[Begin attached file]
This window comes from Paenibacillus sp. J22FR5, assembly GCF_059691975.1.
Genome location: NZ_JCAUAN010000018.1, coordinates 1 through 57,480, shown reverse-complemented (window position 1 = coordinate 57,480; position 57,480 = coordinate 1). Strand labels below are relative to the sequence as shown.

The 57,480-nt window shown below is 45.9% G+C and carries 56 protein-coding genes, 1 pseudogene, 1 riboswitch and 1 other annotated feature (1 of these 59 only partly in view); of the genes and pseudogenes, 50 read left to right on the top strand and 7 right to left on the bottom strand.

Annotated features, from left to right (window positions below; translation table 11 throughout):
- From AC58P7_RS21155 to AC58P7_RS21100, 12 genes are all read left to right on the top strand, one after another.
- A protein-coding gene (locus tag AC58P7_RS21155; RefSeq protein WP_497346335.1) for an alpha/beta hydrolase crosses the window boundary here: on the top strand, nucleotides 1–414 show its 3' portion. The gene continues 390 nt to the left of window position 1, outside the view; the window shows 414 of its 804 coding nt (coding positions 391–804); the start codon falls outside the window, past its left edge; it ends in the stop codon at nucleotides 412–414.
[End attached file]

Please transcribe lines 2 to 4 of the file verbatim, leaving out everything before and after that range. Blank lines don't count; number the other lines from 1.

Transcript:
Genome location: NZ_JCAUAN010000018.1, coordinates 1 through 57,480, shown reverse-complemented (window position 1 = coordinate 57,480; position 57,480 = coordinate 1). Strand labels below are relative to the sequence as shown.

The 57,480-nt window shown below is 45.9% G+C and carries 56 protein-coding genes, 1 pseudogene, 1 riboswitch and 1 other annotated feature (1 of these 59 only partly in view); of the genes and pseudogenes, 50 read left to right on the top strand and 7 right to left on the bottom strand.

Annotated features, from left to right (window positions below; translation table 11 throughout):